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Why is it so important to talk about neurodiversity?

The word “neurodiversity” means that all our brains work in different ways. To make things easier, we often group people together based on whether their brains work similarly. We describe the biggest group as “neurotypical”, and other groups as “neurodivergent”. People with autism, ADHD or dyslexia are examples of neurodivergent people. However, neurodivergence looks very different for different people, and many neurodivergent people don't have a diagnosis. Importantly, only a group can be neurodiverse. Your class is an example of a neurodiverse group, made up of neurotypical and neurodivergent pupils – with each individual brain working in its own unique way!

Although all our brains work differently, we don’t all experience these differences in the same way. Similarly to other dimensions of diversity, for example ethnicity, neurodivergent people are affected by the judgement and expectations of others. Schools are mostly set up for neurotypical people, and so a lot of neurodivergent students face more social and academic challenges than their neurotypical peers. Studies show that neurodivergent students are more likely than neurotypical students to experience academic difficulties, behavioural problems, bullying and even exclusion by teachers [1][2]. This can lead to frustration and anxiety. They may also feel the need to hide their true behaviours and conform as much as possible – called “masking” – which can lead to overstimulation and burnout [3].


Here at Braintastic! Science, we encourage everyone to get excited about learning. Creating a neuro-inclusive classroom is one way to do this. This might feel daunting, but you can start by simply explaining neurodiversity to your students. Neurodiversity is all about understanding that we all think in different ways, and that no one way is better than another. Understanding this helps create richer and safer learning environments for everyone, no matter where they are on the neurodiversity spectrum. Nobody is too young to learn about how their – and others’ – brains work! March 18th–24th is Neurodiversity celebration week [4] – so what better time to start?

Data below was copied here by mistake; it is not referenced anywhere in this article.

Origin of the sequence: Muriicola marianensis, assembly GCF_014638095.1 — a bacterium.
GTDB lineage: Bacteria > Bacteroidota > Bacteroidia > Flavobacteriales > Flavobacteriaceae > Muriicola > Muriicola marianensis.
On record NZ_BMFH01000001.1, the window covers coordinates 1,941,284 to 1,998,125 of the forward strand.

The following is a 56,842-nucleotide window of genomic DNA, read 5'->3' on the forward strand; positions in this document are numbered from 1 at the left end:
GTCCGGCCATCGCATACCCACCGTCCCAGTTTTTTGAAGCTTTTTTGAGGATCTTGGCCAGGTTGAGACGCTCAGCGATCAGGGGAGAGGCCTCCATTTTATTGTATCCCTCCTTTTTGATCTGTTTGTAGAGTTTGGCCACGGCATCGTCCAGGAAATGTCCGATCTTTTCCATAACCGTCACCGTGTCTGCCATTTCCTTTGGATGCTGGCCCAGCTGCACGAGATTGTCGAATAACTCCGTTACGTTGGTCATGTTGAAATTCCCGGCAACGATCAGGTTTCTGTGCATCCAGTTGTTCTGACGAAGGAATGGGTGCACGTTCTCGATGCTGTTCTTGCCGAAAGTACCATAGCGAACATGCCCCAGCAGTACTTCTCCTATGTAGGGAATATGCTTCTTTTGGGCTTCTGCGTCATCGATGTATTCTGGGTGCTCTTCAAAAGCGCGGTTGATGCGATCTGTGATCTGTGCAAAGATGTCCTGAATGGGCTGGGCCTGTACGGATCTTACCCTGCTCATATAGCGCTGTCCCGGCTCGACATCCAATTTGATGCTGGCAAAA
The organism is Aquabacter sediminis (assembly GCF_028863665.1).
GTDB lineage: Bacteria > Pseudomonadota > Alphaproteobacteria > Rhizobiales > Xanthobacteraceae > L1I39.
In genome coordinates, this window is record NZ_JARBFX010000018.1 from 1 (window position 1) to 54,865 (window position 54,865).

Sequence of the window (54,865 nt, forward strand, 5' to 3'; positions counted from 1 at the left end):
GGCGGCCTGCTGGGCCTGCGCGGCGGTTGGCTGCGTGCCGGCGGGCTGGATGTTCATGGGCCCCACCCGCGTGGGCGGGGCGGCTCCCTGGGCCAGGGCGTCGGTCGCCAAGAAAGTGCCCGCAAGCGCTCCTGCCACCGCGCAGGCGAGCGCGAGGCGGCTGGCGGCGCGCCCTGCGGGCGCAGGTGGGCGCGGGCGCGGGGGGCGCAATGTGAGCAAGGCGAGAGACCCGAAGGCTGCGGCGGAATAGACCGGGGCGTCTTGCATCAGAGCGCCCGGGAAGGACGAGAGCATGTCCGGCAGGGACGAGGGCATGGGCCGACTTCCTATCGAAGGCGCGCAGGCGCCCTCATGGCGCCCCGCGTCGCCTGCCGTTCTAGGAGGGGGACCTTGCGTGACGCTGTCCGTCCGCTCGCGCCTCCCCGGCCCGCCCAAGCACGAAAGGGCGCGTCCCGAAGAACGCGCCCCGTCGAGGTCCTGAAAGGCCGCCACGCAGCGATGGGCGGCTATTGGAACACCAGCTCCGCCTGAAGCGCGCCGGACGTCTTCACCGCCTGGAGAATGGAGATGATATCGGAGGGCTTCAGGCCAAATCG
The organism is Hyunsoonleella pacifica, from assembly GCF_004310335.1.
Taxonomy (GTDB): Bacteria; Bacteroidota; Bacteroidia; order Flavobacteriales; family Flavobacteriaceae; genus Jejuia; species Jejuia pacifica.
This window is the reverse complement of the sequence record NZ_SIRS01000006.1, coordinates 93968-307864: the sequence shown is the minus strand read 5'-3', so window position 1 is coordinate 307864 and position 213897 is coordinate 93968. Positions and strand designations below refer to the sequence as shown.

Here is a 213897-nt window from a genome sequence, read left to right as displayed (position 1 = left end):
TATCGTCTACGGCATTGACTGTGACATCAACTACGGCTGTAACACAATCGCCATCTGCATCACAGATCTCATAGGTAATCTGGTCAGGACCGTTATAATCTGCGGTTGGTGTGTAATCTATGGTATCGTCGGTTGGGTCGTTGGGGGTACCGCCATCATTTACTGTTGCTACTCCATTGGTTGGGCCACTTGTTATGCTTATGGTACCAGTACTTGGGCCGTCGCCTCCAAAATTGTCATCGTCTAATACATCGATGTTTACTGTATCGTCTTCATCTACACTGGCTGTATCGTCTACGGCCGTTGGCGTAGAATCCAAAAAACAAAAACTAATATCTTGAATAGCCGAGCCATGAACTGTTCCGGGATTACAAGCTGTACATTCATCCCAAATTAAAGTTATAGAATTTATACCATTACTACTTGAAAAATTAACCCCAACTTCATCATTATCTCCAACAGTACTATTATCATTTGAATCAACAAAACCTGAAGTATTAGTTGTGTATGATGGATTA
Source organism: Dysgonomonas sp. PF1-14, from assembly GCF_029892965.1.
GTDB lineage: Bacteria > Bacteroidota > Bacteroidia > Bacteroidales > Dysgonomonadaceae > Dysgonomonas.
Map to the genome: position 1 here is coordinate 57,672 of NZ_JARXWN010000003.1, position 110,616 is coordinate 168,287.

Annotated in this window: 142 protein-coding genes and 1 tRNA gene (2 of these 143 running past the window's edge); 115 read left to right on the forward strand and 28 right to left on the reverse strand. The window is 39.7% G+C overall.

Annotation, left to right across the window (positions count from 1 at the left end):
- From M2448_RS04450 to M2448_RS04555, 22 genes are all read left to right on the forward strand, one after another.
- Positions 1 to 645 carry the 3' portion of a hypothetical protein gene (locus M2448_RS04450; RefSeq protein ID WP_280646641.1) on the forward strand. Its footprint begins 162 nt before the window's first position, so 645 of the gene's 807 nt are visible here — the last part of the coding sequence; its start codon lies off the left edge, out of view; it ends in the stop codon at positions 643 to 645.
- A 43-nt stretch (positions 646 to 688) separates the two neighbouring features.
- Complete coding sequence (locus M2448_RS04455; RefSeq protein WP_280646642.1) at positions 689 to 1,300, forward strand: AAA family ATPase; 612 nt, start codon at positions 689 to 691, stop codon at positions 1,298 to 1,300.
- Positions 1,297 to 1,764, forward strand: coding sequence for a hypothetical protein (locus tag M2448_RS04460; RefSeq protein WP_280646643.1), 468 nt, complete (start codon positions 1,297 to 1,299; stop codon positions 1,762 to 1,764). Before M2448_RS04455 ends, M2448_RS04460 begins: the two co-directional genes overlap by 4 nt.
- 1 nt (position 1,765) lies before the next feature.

Talking about neurodiversity can sometimes be confusing or lead to mixed feelings. Neurodivergent people with a diagnosis may have a clear idea of what their diagnosis means, and might have positive and negative feelings about it; for example, relief for having an explanation for their behaviours, or anxiety about the prejudices associated with these labels. On other hand, neurodivergent people without a diagnosis may feel frustrated by not understanding exactly what’s going on and how some of their symptoms may affect their lives. Neurotypical people can also start questioning their own behaviours and might be confused to discover what their friends and classmates are experiencing. Learning about neurodiversity can answer many of their questions, and get rid of hurtful stereotypes – which can give back agency to neurodivergent people. Knowledge truly is power! Teaching neurodiversity is crucial to encourage and empower all students to reach their full potential and thrive at school – and in life.

Our latest show, Am I Normal? (for KS4–KS5) explores how there’s no such thing as a “normal” brain, and celebrates the incredible diversity of the human brain. Want to know more? Get in touch!


Resources to get you started 

Learning About Neurodiversity at School (LEANS)- a free curriculum created in collaboration with researchers from the University of Edinburgh to introduce neurodiversity to 8-11 years old students

Anna Freud Mentally healthy schools,

National Autistic Society,



[1] Aitken & Wang, (2019), Learning Difficulties and Exclusion from School, Salvesen Mindroom Research Briefing, number 1

[2] Fink et al., (2015), Assessing the bullying and victimisation experiences of children with special educational needs in mainstream schools: Development and validation of the Bullying Behaviour and Experience Scale

[3] May et al., (2020), Attainment, attendance, and school difficulties in UK primary schoolchildren with probable ADHD



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